Many Canadians dream of owning a home, where they can decorate the interior as they please, start a family, raise children, renovate, improve, invest, and hopefully, watch the value of their home rise over time!
The purchase and sale of real estate is often the most important and expensive transaction Canadians will make in their lives. Much thought and effort is put into such a purchase, including a realtor to find the desired property in the desired neighbourhood, home inspectors to ensure there are no defects with the property, banks to provide financing, and lawyers to close the deal. This blog deals with home inspections and the law behind defects in real estate.
When someone wishes to purchase a house, the doctrine of caveat emptor applies. Caveat Emptor is the principle that the purchaser alone is responsible for checking the quality and suitability of the property before a purchase is made. Purchasers can hire professional home inspectors to verify the quality and suitability of the property. Indeed, realtors often make a home inspection a necessary condition prior to closing the Agreement of Purchase and Sale.
Home inspectors can only be expected do so much during their inspection: they can look for defects that are patent, meaning; obvious flaws discovered by superficial inspection of a qualified professional. However, a home inspector cannot inspect for latent defects, that is, they cannot be expected to look behind drywall to detect mold or other potential defects that could only be found by destroying parts of property itself.
The doctrine of caveat emptor takes the patent/latent dichotomy into account. As such, potential purchasers are only responsible for checking the quality and suitability of the real estate in regards to patent defects, whereas vendors are responsible for any concealed patent or known latent defects. No one is responsible for latent defects that were unknown to either the purchaser or vendor, and title insurance will usually cover unknown latent defects.
Enter the Seller Property Information Statement, also known as SPIS. The SPIS is a form that includes a broad list of questions in relation to the property, including questions such as:
1. Are you aware of any structural problems with the property?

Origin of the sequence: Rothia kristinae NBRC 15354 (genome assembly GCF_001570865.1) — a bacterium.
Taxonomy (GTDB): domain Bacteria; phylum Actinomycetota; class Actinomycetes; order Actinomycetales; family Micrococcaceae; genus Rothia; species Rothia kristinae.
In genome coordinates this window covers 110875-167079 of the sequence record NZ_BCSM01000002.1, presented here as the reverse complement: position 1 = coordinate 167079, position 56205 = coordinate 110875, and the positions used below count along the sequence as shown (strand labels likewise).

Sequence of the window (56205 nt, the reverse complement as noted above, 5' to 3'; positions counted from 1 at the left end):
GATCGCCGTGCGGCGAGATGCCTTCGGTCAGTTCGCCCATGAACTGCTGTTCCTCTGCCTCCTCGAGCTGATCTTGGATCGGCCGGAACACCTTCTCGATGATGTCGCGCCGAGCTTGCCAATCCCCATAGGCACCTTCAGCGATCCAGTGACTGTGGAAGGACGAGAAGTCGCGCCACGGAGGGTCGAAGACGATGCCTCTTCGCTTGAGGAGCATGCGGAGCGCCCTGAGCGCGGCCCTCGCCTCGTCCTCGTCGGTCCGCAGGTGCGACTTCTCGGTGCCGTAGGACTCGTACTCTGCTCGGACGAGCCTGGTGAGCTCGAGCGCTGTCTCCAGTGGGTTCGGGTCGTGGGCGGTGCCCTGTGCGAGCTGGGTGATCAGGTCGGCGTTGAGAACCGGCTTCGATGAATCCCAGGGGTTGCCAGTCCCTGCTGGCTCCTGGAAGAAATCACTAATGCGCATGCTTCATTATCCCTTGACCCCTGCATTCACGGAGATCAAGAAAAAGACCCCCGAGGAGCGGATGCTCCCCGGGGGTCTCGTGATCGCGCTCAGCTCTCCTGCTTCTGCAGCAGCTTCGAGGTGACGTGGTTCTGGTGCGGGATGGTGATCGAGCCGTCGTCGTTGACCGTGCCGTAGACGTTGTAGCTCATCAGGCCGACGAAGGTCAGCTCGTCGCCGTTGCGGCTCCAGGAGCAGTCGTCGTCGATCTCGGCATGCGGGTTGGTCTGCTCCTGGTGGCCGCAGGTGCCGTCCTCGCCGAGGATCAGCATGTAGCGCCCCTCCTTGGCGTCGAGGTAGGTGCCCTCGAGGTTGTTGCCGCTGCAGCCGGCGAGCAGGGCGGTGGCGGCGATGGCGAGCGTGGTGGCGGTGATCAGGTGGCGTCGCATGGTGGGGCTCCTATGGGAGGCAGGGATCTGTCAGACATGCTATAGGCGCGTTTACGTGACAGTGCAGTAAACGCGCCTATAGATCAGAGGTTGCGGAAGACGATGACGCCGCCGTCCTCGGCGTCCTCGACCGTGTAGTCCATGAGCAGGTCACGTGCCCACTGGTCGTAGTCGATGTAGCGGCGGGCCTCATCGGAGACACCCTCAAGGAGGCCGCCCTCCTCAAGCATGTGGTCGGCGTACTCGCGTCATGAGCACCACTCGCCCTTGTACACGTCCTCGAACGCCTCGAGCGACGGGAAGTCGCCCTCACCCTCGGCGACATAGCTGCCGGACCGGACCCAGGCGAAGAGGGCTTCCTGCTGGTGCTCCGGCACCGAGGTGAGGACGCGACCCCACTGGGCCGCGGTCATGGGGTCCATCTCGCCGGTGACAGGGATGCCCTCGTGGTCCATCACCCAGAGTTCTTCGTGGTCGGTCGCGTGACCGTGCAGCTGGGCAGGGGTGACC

2. Is the property subject to flooding?
The SPIS does not provide any definitions of key words, such as flooding or structural problems. Suffice it to say, the SPIS creates a breeding ground for litigation and is arguably the biggest cause of property litigation.
The form itself can be filled out by the vendor voluntarily at the purchaser’s request. There is absolutely no obligation on the vendor to fill out the SPIS. If the vendor does choose to complete the SPIS, then according to the Ontario Court of Appeal case of Krawchuk v. Scherback et al., 2011 ONCA 352, their representations may be relied upon by the purchaser.
Once the vendor’s representations are relied upon by the purchaser, what could otherwise have been a latent defect for which the vendor is not responsible becomes a representation for which the vendor can be liable if the representation is inaccurate.
Remember that the questions on the SPIS are very broad, and could end up meaning something very different than what the vendor interpreted when completing the SPIS. If it turns out the vendor made a mistake in filling out the SPIS, then the purchaser may be motivated to sue the vendor for negligent and/or fraudulent misrepresentation by the vendor.
In these types of cases, the devil is in the details. If you are a vendor being sued for negligent/fraudulent misrepresentation due to representation made in an SPIS, the lawyers at Vice & Hunter can help by looking at your Agreement of Purchase and Sale, and all the other relevant documents leading to the Agreement of Purchase and Sale. Likewise, if you are a purchaser who relied on the representations made in an SPIS, only to find out the representations were untrue, the lawyers at Vice & Hunter can assist you in determining whether you have a cause of action against the vendor.
If you need assistance with a purchase, please feel free to contact Lynn Le Mesurier at firstname.lastname@example.org, or if you are having difficulties after a purchase, please contact Patrick Simon at email@example.com.